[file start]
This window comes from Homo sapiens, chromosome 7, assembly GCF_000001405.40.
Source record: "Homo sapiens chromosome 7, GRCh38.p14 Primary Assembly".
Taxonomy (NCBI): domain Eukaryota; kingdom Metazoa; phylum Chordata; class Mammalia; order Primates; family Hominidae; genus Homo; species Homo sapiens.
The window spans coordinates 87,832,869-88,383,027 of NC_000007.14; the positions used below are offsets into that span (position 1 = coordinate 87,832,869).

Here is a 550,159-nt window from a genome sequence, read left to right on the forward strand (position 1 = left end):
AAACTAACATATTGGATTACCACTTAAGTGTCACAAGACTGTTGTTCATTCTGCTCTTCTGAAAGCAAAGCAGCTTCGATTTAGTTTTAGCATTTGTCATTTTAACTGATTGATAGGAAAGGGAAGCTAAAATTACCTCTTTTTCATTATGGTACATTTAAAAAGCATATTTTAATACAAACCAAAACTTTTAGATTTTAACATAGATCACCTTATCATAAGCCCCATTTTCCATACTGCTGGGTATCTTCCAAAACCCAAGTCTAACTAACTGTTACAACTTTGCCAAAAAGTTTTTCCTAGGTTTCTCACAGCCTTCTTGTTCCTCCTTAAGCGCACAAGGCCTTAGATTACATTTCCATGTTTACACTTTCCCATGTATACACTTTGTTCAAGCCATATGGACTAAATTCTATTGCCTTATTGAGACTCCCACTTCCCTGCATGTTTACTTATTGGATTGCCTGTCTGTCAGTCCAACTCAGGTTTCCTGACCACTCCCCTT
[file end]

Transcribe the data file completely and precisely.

This window comes from Homo sapiens, chromosome 7, assembly GCF_000001405.40.
Source record: "Homo sapiens chromosome 7, GRCh38.p14 Primary Assembly".
Taxonomy (NCBI): domain Eukaryota; kingdom Metazoa; phylum Chordata; class Mammalia; order Primates; family Hominidae; genus Homo; species Homo sapiens.
The window spans coordinates 87,832,869-88,383,027 of NC_000007.14; the positions used below are offsets into that span (position 1 = coordinate 87,832,869).

Here is a 550,159-nt window from a genome sequence, read left to right on the forward strand (position 1 = left end):
AAACTAACATATTGGATTACCACTTAAGTGTCACAAGACTGTTGTTCATTCTGCTCTTCTGAAAGCAAAGCAGCTTCGATTTAGTTTTAGCATTTGTCATTTTAACTGATTGATAGGAAAGGGAAGCTAAAATTACCTCTTTTTCATTATGGTACATTTAAAAAGCATATTTTAATACAAACCAAAACTTTTAGATTTTAACATAGATCACCTTATCATAAGCCCCATTTTCCATACTGCTGGGTATCTTCCAAAACCCAAGTCTAACTAACTGTTACAACTTTGCCAAAAAGTTTTTCCTAGGTTTCTCACAGCCTTCTTGTTCCTCCTTAAGCGCACAAGGCCTTAGATTACATTTCCATGTTTACACTTTCCCATGTATACACTTTGTTCAAGCCATATGGACTAAATTCTATTGCCTTATTGAGACTCCCACTTCCCTGCATGTTTACTTATTGGATTGCCTGTCTGTCAGTCCAACTCAGGTTTCCTGACCACTCCCCTT